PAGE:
Conflicts of Interest

The authors declare no conflict of interest.

Abbreviations

The following abbreviations are used in this manuscript:
GC-MS
Gas Chromatography-Mass Spectrometry
PCA
Principal Component Analysis
PCs
Principal Components

References

  1. Bové, J.M. Huanglongbing: A destructive, newly-emerging, century-old disease of Citrus. J. Plant Pathol. 2006, 88, 7–37. [Google Scholar]
  2. Johnson, E.G.; Wu, J.; Bright, D.B.; Graham, J.H. Association of ‘Candidatus Liberibacter asiaticus’ root infection, but not phloem plugging with root loss on huanglongbing-affected trees prior to appearance of foliar symptoms. Plant Pathol. 2014, 63, 290–298. [Google Scholar] [CrossRef]
  3. Bassanezi, R.B.; Montesino, L.H.; Gasparoto, M.C.G.; Bergamin, A.; Amorim, L. Yield loss caused by huanglongbing in different sweet orange cultivars in Sao Paulo, Brazil. Eur. J. Plant Pathol. 2011, 130, 577–586. [Google Scholar] [CrossRef]
  4. Yamamoto, P.T.; Gravena, S. Espécies e abundância de cigarrinhas e psilídeos em pomares cítricos. Ann. Soc. Entomol. Brasil 2000, 29, 169–176. [Google Scholar] [CrossRef]
  5. Coletta-Filho, H.D.; Targon, M.L.P.N.; Takita, M.A.; de Negri, J.D.; Pompeu jr., J.; Machado, M.A. First report of the causal agent of Huanglongbing (“Candidatus Liberibacter asiaticus”) in Brazil. Plant Dis. 2004, 88, 1382. [Google Scholar] [CrossRef]
  6. Chakravarthi, V.P.; Savithri, P.; Prasad, P.R.; Naidu, V.G.; Reddy, P.P.; Kumar, N.K.K.; Verghese, A. Relative susceptibility of Citrus germplasm to Citrus psylla, Diaphorina citri Kuwayama (Homoptera: Psyllidae). In Advances in IPM for horticultural crops. Proceedings of the First National Symposium on Pest Management in Horticultural Crops: Environmental implications and thrusts, Bangalore, India; 1998; pp. 30–31. [Google Scholar]
  7. Tsai, J.H.; Liu, Y.H. Biology of Diaphorina citri (Homoptera: Psyllidae) on four host plants. J. Econ. Entomol. 2000, 93, 1721–1725. [Google Scholar] [CrossRef] [PubMed]
  8. Nava, D.E.; Torres, M.L.; Rodrigues, G.M.D.L.; Bento, J.M.S.; Parra, J.R.P. Biology of Diaphorina citri (Hem., Psyllidae) on different hosts and at different temperatures. J App. Entomol. 2007, 131, 709–715. [Google Scholar] [CrossRef]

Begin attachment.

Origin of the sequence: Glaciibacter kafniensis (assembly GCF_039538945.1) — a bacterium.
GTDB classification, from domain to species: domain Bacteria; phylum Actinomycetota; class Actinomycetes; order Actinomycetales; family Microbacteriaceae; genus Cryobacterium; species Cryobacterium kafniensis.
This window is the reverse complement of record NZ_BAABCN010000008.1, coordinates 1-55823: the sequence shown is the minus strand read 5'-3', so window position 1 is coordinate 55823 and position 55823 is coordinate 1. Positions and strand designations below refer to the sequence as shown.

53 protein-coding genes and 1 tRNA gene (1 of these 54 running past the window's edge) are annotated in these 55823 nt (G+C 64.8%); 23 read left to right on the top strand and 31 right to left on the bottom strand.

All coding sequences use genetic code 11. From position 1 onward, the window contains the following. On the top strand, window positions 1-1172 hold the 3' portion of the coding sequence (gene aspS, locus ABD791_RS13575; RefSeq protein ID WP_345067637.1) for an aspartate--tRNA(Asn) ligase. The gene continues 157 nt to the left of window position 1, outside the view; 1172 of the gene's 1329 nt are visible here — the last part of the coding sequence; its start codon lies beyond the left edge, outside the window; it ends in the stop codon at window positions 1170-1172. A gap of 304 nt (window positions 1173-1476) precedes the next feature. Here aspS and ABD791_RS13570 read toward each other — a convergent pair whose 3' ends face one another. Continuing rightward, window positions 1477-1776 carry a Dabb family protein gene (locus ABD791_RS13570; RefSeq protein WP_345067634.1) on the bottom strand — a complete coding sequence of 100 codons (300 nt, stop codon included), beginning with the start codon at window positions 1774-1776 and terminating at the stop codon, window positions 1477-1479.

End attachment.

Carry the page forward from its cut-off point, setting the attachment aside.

9. Ikeda, K.; Ashihara, W. Preference of adult Asian Citrus psyllid, Diaphorina citri (Homoptera: Psyllidae) for Murraya paniculata and Citrus unshiu. Jpn. J. Appl. Entomol. Zool 2008, 52, 27–30. [Google Scholar] [CrossRef]
  10. Westbrook, C.J.; Hall, D.G.; Stover, E.; Duan, Y.P.; Lee, R.F. Colonization of Citrus-related germplasm by Diaphorina citri (Hemiptera: Psyllidae). Hort Sci. 2011, 46, 997–1005. [Google Scholar]
  11. Richardson, M.L.; Hall, D.G. Resistance of Poncirus and Citrus × Poncirus germplasm to the Asian Citrus psyllid. Crop. Sci. 2013, 53, 183–188. [Google Scholar] [CrossRef]
  12. Miresmailli, S.; Isman, M.B. Efficacy and persistence of rosemary oil as an acaricide against two spotted spider mite (Acari: Tetranychidae) on greenhouse tomato. J. Econ. Entomol. 2006, 99, 2015–2023. [Google Scholar] [CrossRef] [PubMed]
  13. Borgoni, P.C.; Vendramim, J.D.; Lourencão, A.L.; Machado, M.A. Resistance of Citrus and related genera to Diaphorina citri Kuwayama (Hemiptera: Liviidae). Neotrop. Entomol. 2014, 43, 465–469. [Google Scholar] [CrossRef] [PubMed]
  14. Sétamou, M.; Flores, D.; French, J.V.; Hall, D.G. Dispersion patterns and sampling plans for Diaphorina citri (Hemiptera: Psyllidae) in Citrus. J. Econ. Entomol. 2008, 101, 1478–1487. [Google Scholar] [CrossRef]
  15. Padín, S.B.; Fusé, C.; Urrutia, M.I.; Dal Bello, G.M. Toxicity and repellency of nine medicinal plants against Tribolium castaneum in stored wheat. Bull. Insectology 2013, 66, 45–49. [Google Scholar]
  16. Nishida, R.; Ohsugi, T.; Kokubo, S.; Fukami, H. Oviposition stimulants of a Citrus-feeding swallowtail butterfly, Papilio xuthus L. Experientia 1987, 43, 342–344. [Google Scholar] [CrossRef]
  17. Lopes, S.A.; Frare, G.F. Graft transmission and cultivar reaction of Citrus to ‘Candidatus Liberibacter americanus’. Plant Dis. 2008, 92, 21–24. [Google Scholar] [CrossRef]
  18. Van den Dool, H.; Kratz, P.D. A generalization of the retention index system including linear temperature programmed gas-liquid partition chromatography. J. Chromatogr. A 1963, 11, 463–471. [Google Scholar] [CrossRef]